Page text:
Definition of automobile noun from the Oxford Advanced Learner's Dictionary

 

automobile

 noun
noun
BrE BrE//ˈɔːtəməbiːl//
 
; NAmE NAmE//ˈɔːtəməbiːl//
 
(North American English)
 
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a car the automobile industry an automobile accident CulturedrivingAmericans have long had a ‘love affair’ with the automobile (also car), and are surprised when they meet somebody who cannot drive. Almost everybody over the age of 15 is a driver and most households have a vehicle. American life is arranged so that people can do most things from their cars. There are drive-in banks, post offices, restaurants, movie theatres and even some churches.In Britain the proportion of the population who are drivers is slightly less but, as in the US, many people prefer to use their car rather than public transport, because it is more convenient and because they like to be independent. In order to reduce pollution the government tries to discourage car ownership by making driving expensive. In particular, it puts a heavy tax on fuel and increases the annual road tax for cars that cause heavy pollution. Congestion charging is used to persuade people to avoid driving their cars in city centres.To many people the make and quality of their car reflects their status in society, and it is important to them to get a smart new car every few years. In Britain since 2001 the registration number of a car shows the place and date of registration but older number plates can be used and a personalized number plate (= a registration number that spells out the owner's name or initials) may also suggest status. Many people prefer to buy a small, economical car, or get a second-hand one. Cars in the US are often larger than those in Britain and though fuel is cheaper, insurance is expensive. In the US car license plates, commonly called tags, are given by the states. New ones must be bought every two or three years, or when a driver moves to another state. The states use the plates to advertise themselves: Alabama plates say ‘The heart of Dixie’ and have a small heart on them, and Illinois has ‘The land of Lincoln’.In Britain, before a person can get a driving licence they must pass an official driving test, which includes a written test of the Highway Code (= the rules that all road users must obey) and a practical driving exam. Only people aged 17 or over are allowed to drive. Learner drivers who have a provisional driving licence must display an L-plate, a large red ‘L’, on their car, and be supervised by a qualified driver. The US has no national driver's license (AmE), but instead licences are issued by each state. Most require written tests, an eye test and a short practical test. The minimum age for getting a licence is normally 16, although some states will issue a learner's permit to drivers as young as 14. Many states now apply a system of graduated licenses in which young drivers are first required to have an intermediate license for a period of time before being given a full license. An intermediate licence may, for example, prevent driving alone at particular times of the day or require the driver to take special classes if they drive badly. Americans have to get a new driver's license if they move to another state.In Britain people drive on the left and in the US they drive on the right. Generally British and US drivers are relatively careful and courteous but there is dangerous driving. In the US many of the deaths due to traffic accidents are caused by drivers who have drunk alcohol. Drink-driving (AmE driving under the influence or driving while intoxicated) (= driving a car after drinking alcohol) is also a serious problem in Britain. On many British roads speed cameras have been set up to catch drivers who go too fast. In the US the main job of state highway patrols is to prevent speeding.Many drivers belong to a motoring organization in case their car breaks down. In Britain the main ones are the AA (Automobile Association) and the RAC (Royal Automobile Club), and in the US the largest is the American Automobile Association. Word Origin late 19th cent.: from French, from auto- ‘self’ + mobile ‘mobile’.Extra examples Compressed natural gas can be used to power automobiles. Learning to drive an automobile is not easy. automobile exports the influence of the automobile on American society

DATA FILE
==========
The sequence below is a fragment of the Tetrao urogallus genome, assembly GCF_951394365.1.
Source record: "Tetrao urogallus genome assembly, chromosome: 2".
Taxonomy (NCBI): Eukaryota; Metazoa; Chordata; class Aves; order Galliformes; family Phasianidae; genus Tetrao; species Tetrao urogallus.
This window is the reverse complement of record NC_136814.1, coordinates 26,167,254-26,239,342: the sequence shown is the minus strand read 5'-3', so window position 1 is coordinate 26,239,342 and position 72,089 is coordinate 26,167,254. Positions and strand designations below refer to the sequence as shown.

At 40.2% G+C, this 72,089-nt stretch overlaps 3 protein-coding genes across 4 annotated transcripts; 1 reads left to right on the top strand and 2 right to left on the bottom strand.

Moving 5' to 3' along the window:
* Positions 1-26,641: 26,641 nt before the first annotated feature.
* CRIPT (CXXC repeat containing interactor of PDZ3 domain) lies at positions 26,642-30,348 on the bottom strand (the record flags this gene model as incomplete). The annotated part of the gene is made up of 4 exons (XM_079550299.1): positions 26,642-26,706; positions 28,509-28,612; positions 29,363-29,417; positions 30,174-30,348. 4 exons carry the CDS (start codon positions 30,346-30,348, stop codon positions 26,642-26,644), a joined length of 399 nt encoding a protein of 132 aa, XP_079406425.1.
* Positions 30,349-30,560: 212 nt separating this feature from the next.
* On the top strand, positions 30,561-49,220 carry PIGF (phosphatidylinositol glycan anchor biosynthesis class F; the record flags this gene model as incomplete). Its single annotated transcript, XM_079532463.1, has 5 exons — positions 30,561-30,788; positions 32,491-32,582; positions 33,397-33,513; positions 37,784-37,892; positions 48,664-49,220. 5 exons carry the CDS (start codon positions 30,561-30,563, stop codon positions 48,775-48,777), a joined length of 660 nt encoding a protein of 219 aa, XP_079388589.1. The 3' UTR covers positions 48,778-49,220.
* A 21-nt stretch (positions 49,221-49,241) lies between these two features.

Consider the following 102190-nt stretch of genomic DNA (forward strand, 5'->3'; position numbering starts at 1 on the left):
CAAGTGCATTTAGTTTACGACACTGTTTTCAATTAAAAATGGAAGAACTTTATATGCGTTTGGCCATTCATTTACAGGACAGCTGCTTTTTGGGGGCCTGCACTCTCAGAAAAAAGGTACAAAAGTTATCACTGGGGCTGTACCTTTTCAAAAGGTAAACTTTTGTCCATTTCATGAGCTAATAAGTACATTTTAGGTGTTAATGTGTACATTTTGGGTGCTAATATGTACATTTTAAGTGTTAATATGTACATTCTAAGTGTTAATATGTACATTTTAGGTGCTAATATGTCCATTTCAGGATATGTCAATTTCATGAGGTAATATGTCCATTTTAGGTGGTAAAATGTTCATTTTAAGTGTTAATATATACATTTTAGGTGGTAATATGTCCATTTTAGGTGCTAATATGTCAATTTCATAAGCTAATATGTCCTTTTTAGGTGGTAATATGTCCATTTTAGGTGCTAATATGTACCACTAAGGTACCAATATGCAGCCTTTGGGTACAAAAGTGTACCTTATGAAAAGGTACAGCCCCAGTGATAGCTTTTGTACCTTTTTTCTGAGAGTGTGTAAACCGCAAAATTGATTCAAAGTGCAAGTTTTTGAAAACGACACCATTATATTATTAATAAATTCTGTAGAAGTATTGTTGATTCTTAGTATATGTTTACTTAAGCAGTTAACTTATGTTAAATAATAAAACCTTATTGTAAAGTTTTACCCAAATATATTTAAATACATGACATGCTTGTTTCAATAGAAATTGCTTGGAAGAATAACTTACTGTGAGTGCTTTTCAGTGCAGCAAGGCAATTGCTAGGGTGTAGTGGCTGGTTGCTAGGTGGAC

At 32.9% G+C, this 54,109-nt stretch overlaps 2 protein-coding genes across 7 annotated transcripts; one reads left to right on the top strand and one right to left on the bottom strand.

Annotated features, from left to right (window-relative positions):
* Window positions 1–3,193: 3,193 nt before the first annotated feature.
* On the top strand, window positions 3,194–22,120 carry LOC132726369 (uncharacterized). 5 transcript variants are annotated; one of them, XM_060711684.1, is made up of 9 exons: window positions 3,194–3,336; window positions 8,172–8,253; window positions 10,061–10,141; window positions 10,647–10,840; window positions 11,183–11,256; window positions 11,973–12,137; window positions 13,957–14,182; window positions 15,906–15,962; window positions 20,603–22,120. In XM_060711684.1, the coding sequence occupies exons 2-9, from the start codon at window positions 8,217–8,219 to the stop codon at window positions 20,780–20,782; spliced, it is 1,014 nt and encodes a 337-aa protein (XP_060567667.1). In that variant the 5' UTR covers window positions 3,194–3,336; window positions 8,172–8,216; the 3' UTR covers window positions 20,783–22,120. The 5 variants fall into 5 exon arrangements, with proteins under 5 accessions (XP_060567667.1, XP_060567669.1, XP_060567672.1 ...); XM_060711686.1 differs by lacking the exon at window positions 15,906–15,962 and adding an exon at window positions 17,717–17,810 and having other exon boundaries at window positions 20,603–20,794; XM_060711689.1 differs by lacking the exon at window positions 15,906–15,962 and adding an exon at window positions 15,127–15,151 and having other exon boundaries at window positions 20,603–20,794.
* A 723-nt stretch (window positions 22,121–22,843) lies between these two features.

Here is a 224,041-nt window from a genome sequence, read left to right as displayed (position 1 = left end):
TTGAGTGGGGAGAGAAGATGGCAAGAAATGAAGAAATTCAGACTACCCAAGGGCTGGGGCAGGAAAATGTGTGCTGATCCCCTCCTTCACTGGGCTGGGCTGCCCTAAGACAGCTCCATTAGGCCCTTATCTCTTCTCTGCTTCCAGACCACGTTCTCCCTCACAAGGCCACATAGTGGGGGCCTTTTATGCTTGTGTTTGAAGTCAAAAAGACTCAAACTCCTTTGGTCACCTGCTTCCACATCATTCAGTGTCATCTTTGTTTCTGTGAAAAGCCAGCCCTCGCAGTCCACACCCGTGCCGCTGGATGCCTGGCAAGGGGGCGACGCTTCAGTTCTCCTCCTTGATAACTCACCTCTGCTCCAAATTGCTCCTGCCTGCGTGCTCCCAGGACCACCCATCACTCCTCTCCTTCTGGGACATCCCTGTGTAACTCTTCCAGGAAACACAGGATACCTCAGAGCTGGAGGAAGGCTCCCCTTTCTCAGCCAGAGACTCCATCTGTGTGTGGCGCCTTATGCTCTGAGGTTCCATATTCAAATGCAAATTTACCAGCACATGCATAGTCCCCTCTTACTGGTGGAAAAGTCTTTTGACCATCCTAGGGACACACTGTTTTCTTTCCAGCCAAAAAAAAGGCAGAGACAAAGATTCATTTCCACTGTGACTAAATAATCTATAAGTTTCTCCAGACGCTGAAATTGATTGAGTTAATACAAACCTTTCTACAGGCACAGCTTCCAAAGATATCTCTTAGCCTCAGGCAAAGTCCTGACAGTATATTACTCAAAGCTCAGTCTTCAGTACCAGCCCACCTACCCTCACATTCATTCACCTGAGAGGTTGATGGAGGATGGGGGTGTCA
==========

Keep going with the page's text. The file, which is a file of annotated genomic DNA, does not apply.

See the Oxford Advanced American Dictionary entry: automobile